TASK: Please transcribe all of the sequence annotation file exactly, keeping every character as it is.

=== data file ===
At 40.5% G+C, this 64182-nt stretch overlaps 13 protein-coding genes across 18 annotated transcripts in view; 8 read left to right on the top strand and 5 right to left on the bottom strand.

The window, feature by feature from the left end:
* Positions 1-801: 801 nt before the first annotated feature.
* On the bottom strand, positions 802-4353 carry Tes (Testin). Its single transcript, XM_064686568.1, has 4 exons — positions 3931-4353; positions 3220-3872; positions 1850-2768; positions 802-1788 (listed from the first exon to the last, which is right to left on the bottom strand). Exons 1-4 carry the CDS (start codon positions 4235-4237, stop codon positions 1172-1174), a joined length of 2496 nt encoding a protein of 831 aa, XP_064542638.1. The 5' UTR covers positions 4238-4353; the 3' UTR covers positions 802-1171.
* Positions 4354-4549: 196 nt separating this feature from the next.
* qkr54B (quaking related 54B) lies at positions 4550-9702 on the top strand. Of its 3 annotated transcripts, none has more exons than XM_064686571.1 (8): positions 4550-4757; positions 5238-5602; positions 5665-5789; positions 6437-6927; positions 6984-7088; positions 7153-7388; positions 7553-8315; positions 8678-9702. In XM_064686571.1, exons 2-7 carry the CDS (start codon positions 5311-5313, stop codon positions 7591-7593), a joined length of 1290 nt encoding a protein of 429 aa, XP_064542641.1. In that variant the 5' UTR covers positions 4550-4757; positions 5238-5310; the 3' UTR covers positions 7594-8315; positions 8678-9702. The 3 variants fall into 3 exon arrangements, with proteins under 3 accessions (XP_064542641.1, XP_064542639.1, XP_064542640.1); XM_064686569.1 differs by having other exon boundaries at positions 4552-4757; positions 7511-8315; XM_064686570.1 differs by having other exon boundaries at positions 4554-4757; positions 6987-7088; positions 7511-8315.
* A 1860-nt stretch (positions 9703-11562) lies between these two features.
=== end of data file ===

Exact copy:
At 40.5% G+C, this 64182-nt stretch overlaps 13 protein-coding genes across 18 annotated transcripts in view; 8 read left to right on the top strand and 5 right to left on the bottom strand.

The window, feature by feature from the left end:
* Positions 1-801: 801 nt before the first annotated feature.
* On the bottom strand, positions 802-4353 carry Tes (Testin). Its single transcript, XM_064686568.1, has 4 exons — positions 3931-4353; positions 3220-3872; positions 1850-2768; positions 802-1788 (listed from the first exon to the last, which is right to left on the bottom strand). Exons 1-4 carry the CDS (start codon positions 4235-4237, stop codon positions 1172-1174), a joined length of 2496 nt encoding a protein of 831 aa, XP_064542638.1. The 5' UTR covers positions 4238-4353; the 3' UTR covers positions 802-1171.
* Positions 4354-4549: 196 nt separating this feature from the next.
* qkr54B (quaking related 54B) lies at positions 4550-9702 on the top strand. Of its 3 annotated transcripts, none has more exons than XM_064686571.1 (8): positions 4550-4757; positions 5238-5602; positions 5665-5789; positions 6437-6927; positions 6984-7088; positions 7153-7388; positions 7553-8315; positions 8678-9702. In XM_064686571.1, exons 2-7 carry the CDS (start codon positions 5311-5313, stop codon positions 7591-7593), a joined length of 1290 nt encoding a protein of 429 aa, XP_064542641.1. In that variant the 5' UTR covers positions 4550-4757; positions 5238-5310; the 3' UTR covers positions 7594-8315; positions 8678-9702. The 3 variants fall into 3 exon arrangements, with proteins under 3 accessions (XP_064542641.1, XP_064542639.1, XP_064542640.1); XM_064686569.1 differs by having other exon boundaries at positions 4552-4757; positions 7511-8315; XM_064686570.1 differs by having other exon boundaries at positions 4554-4757; positions 6987-7088; positions 7511-8315.
* A 1860-nt stretch (positions 9703-11562) lies between these two features.